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Mariners re-sign Graveman for bullpen help

@gregjohnsmlb
October 29, 2020

SEATTLE -- A day after the Mariners declined a $3.5 million contract option for 2021 on Kendall Graveman, they re-signed the 29-year-old right-hander on Thursday. The club plans to give him an extended shot in a bullpen role next season. Graveman’s new one-year deal is for $1.25 million, with the

SEATTLE -- A day after the Mariners declined a $3.5 million contract option for 2021 on Kendall Graveman, they re-signed the 29-year-old right-hander on Thursday. The club plans to give him an extended shot in a bullpen role next season.

Graveman’s new one-year deal is for $1.25 million, with the potential for more in incentives, sources told MLB.com's Mark Feinsand. USA Today reported that Graveman can earn an additional $1.5 million if he finishes 40 games, $500,000 for pitching 60-plus innings and $500,000 for being on the active roster for at least 150 days. The club has not confirmed the terms of the deal.

Graveman opened last season in Seattle’s rotation after signing as a free agent, but he made just two starts before going on the injured list with a neck issue that eventually was diagnosed as a benign bone tumor. He returned to pitch nine games in relief, posting a 3.60 ERA in 10 innings. With Graveman featuring an upper 90s fastball, the Mariners are intrigued by his potential to help their rebuilding bullpen and are hoping the shorter stints allow him to manage the issue with his neck.

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Speaking on a video call from his home in Birmingham, Ala., Graveman said he was thrilled to be staying with Seattle’s rebuilding club and understood the decision to take less guaranteed money up front, given his health uncertainties.

“Probably a week ago, they reached out saying they weren’t going to pick up the option, but they wanted to try to get something done so I could continue to be a Mariner,” Graveman said. “I was on board. I see a lot of positives for the future.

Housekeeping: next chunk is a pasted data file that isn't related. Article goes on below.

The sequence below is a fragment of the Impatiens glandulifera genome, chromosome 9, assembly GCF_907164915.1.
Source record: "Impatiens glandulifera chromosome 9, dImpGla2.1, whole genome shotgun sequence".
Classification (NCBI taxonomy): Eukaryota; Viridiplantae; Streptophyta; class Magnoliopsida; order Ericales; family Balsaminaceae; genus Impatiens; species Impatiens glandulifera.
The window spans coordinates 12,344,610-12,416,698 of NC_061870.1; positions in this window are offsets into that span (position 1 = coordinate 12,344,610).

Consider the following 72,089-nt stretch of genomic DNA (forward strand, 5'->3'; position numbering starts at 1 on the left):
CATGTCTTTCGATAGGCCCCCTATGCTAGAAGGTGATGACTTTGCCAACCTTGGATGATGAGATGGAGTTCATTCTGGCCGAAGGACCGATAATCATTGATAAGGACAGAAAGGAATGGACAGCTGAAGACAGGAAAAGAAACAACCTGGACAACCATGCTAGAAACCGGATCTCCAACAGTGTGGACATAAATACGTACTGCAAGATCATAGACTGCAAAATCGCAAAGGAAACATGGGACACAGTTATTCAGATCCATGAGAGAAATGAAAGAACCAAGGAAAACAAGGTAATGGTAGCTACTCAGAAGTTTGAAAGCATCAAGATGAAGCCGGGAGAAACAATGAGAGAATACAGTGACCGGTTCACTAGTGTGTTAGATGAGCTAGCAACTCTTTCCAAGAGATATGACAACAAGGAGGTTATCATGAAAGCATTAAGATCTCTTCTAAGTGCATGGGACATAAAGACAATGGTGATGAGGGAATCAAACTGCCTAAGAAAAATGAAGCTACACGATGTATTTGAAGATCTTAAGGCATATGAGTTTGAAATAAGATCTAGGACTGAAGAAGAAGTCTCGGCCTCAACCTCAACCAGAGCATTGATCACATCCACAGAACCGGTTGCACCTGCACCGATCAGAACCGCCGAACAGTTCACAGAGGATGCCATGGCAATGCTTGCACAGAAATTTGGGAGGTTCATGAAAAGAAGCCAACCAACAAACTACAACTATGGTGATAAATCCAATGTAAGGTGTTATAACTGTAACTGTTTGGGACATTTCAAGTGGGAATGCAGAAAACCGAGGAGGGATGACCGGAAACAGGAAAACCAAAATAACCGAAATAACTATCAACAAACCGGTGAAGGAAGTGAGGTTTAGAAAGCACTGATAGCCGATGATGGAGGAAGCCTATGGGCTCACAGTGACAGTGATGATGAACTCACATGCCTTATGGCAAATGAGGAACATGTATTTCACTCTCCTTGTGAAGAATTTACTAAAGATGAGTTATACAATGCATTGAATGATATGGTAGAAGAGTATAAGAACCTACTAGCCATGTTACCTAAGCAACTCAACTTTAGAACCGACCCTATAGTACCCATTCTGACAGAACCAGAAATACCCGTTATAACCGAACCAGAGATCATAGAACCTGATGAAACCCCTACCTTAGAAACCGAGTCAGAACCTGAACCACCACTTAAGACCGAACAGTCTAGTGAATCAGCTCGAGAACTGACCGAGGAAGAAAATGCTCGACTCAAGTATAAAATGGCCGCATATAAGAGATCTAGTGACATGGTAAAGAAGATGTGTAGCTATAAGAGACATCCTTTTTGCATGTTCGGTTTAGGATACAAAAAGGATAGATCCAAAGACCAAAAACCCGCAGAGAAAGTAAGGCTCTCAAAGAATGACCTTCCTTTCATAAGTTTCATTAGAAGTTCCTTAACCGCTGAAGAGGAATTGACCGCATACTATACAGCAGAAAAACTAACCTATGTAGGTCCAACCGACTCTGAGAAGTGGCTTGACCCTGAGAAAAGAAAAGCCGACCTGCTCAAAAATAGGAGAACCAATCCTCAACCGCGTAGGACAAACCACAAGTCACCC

“The whole thing I’m trying to get across is, ‘Let’s win.’ I see it. I feel it. And I think a lot of other people have that same feeling, but we have to continue to talk about it and lead in that direction. For me, this place has been such a good place for me. Seattle and the organization from top to bottom, it’s felt like family. Hopefully, I have made an impact as much as people have impacted me.”

Graveman is 24-32 with a 4.44 ERA in 94 games (80 starts) over six Major League seasons, including time with the Blue Jays (2014) and Athletics (2015-18). The 6-foot-2, 200-pounder was a two-time Opening Day starter with Oakland and has teased teams with his potential, but injuries have been an issue other than his one fully healthy season in 2016 with the A’s.

An oblique injury ended Graveman’s rookie season in 2015 after 21 starts, and a strained right shoulder led to two injury list stints and just 19 starts in ’17. He made seven starts in ’18 before undergoing Tommy John surgery that wiped out his entire ’19 campaign. Then came the neck issue this year.

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Graveman passed an extensive physical by the Mariners this week, including MRIs of his elbow and shoulder. He believes his neck issue will be alleviated by his bullpen role. Surgery to remove the bone tumor was ruled out several months ago, and he pitched in shorter stints without an issue after returning for the final three weeks of the season.

“I feel good,” he said. “The longevity of the outings was really the only time it showed up. It’s just me staying on top of it and learning my body more. I had zero effect with it when I was pitching out of the bullpen, so that gave me a lot of confidence.

“Also on the business side, that’s why we came down on so many guarantees, because there is a little bit of unknown on everyone’s part. But in my mind, going into next season, I feel confident that pitching out of the bullpen I won’t have any problems or setbacks with it. And I’m excited about that.”

Graveman quickly developed into one of the leaders on the young club this year, and that played into the Mariners’ desire to bring him back again.

“It’s been a drought in Seattle going to the postseason for a long time,” Graveman said. “If we want to win, we’re going to need everybody pulling in the same direction. Toward the end of the year, I saw that trend going up. I think the win column showed that. Moving forward, that’s what I’m telling all the guys: ‘Let’s go win. That’s the only thing that matters.’

“If we put everything we have into winning, I believe we’re a playoff team. We just need everybody on board, and I think we’re in a good spot.”

Greg Johns has covered the Mariners since 1997, and for MLB.com since 2011. Follow him on Twitter @GregJohnsMLB.